Roughness of retinal layers, a new Alzheimer's biomarker
Over recent years, the retina has established its position as one of the most promising biomarkers for the early diagnosis of Alzheimer's. Moving on from the debate as to the retina becoming thinner or thicker, researchers from the Universidad Complutense de Madrid and Hospital Clínico San Carlos are focusing their attention on the roughness of the ten retinal layers.
The study, published in Scientific Reports, "proves innovative" in three aspects according to José Manuel Ramírez, Director of the IIORC (Ramón Castroviejo Institute of Ophthalmologic Research) at the UCM. "This is the first study to propose studying the roughness of the retina and its ten constituent layers. They have devised a mathematical method to measure the degree of wrinkling, through the fractal dimension, and have discovered that in some layers of the retina these measurements indicate that wrinkling begins at very early stages of Alzheimer's disease," explains the IIORC expert.
To undertake the study, launched six years ago, the researchers developed computer programs allowing them to separate each layer of the retina. Following this subdivision, the problem which arose was how to distinguish the roughness of one layer from that of the neighboring layers.
"As each is in contact with the others, the wrinkling of one layer is transmitted to the adjacent layers, and their roughness becomes blurred. The solution was to flatten each layer mathematically on each side and study the roughness remaining on the other side," indicates Lucía Jáñez, the lead author of the publication.
Software development to calculate roughness
The second problem faced in the research was to find a procedure to measure roughness. "The solution lay in calculating the fractal dimension of the side of each retinal layer studied," explains Luis Jáñez, researcher at the UCM's ITC (Institute of Knowledge Technology).
"A flat surface has only two dimensions: length and width, but if it is folded or wrinkled it progressively takes on body and begins to appear a three-dimensional solid object. The fractal dimension adopts fractional values between 2 and 3, and so is suitable to measure the degree of wrinkling of retinal layers," he adds.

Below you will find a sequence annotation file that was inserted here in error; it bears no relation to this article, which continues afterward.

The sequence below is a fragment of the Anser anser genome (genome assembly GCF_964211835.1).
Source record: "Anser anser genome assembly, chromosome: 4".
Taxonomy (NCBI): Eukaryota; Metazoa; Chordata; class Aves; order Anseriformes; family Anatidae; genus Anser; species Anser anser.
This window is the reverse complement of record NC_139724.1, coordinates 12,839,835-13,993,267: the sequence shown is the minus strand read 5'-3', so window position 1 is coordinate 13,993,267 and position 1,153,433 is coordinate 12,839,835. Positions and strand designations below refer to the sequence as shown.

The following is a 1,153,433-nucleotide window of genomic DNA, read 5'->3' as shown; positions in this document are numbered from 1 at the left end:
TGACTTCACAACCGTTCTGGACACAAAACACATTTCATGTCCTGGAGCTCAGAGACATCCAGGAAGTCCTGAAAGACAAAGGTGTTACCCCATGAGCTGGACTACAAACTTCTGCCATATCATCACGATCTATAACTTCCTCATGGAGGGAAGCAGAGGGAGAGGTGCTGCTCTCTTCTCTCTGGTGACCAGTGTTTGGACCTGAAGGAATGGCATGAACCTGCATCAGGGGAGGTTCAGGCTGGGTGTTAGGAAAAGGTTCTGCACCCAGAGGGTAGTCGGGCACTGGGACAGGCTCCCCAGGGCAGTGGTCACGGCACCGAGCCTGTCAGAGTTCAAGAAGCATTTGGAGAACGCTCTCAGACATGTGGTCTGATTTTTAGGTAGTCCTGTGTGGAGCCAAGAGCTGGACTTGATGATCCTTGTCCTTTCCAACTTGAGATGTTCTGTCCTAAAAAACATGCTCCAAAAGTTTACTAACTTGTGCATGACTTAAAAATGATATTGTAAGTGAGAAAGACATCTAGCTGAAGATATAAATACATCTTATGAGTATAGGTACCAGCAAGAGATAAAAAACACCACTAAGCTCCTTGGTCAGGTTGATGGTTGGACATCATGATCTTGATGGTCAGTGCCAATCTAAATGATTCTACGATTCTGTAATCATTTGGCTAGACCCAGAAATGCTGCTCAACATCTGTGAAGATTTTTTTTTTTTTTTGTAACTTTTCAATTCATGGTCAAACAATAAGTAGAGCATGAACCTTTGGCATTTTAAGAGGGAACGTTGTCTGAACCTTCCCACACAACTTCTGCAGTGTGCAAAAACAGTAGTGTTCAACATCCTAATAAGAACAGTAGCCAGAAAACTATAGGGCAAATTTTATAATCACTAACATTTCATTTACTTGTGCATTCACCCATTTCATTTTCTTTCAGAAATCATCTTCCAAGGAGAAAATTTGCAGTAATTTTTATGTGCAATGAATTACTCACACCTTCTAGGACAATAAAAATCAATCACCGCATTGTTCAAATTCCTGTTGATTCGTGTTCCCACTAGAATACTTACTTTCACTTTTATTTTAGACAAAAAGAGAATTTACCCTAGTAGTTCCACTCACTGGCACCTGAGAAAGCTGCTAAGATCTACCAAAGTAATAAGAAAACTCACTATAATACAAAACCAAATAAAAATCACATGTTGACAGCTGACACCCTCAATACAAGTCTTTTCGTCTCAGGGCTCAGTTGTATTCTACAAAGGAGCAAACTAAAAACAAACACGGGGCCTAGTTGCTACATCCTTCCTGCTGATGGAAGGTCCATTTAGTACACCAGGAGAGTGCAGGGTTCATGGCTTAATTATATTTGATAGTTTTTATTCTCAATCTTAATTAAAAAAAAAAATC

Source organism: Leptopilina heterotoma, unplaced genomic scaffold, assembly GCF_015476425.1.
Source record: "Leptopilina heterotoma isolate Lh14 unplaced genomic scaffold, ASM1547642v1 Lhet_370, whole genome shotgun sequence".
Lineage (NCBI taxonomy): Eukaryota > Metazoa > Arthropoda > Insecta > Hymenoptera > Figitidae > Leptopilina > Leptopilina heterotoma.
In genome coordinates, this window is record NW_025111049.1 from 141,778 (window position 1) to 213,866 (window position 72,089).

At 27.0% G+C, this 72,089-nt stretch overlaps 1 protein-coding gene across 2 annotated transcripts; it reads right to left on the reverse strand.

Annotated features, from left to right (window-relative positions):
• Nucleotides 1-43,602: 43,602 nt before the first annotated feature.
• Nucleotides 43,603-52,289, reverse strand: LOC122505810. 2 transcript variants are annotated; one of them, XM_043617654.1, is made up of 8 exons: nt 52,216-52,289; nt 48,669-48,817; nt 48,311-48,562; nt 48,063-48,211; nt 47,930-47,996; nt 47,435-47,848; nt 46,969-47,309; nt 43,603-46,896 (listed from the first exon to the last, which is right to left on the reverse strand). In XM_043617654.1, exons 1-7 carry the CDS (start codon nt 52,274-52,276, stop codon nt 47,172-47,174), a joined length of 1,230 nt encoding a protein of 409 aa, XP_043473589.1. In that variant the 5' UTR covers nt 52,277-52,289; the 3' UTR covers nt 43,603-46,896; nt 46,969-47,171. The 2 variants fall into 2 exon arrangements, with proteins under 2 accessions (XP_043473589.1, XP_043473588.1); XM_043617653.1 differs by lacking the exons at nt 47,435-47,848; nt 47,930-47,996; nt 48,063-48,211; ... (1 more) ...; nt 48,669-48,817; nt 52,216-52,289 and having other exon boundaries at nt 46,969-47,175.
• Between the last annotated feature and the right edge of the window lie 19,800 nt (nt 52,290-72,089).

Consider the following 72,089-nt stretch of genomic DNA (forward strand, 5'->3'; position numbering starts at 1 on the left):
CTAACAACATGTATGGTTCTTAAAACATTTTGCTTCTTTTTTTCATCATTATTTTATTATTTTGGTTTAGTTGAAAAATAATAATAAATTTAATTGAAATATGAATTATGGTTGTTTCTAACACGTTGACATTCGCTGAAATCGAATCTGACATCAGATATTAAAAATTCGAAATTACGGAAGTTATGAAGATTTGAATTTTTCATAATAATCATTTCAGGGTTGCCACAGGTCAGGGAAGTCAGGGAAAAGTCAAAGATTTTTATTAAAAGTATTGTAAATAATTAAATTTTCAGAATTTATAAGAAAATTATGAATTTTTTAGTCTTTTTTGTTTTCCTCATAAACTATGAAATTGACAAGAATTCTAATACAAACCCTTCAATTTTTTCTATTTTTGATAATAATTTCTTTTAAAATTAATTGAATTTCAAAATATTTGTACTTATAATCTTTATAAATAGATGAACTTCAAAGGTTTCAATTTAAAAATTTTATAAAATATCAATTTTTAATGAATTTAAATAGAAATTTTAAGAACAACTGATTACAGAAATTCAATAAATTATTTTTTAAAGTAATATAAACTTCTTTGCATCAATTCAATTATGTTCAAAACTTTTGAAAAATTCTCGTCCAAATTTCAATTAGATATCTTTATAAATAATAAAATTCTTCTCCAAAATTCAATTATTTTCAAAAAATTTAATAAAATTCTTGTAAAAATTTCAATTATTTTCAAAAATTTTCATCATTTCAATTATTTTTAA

The final step taken by the group was to incorporate the technology they had developed within the Optical Coherence Tomography (OCT) currently available on the market, using mathematical analysis to express this in software which calculates the roughness of each retinal layer, and establishes the boundary between health/illness.
For the patient, this is a simple, quick and low-cost test. "No prior preparation is required. They simply turn up for an ophthalmology appointment, sit facing the machine and spend about 4 seconds looking at a dot of light inside: that generates the OCT image. The analysis of the roughness of the image is performed by a computer program in less than one minute," the ITC researcher indicates.
After a decade working in this field, researchers understand how the eyesight of patients with Alzheimer's evolves, and the changes in retinal thickness. "From now on, with this new technique we can research how to use retinal roughness to monitor and ascertain the stage of Alzheimer's disease," predicts the IIORC researcher Elena Salobrar García.
As well as being used in Alzheimer's, the methods they have developed could be applied in studying other diseases, such as ALS or Parkinson's, "the effects of which on the retina we are now beginning to understand. As well as contributing to advances in neuroscience, this might also be useful in ophthalmology," concludes Omar Bachtoula, researcher at the UCM Psychology Faculty.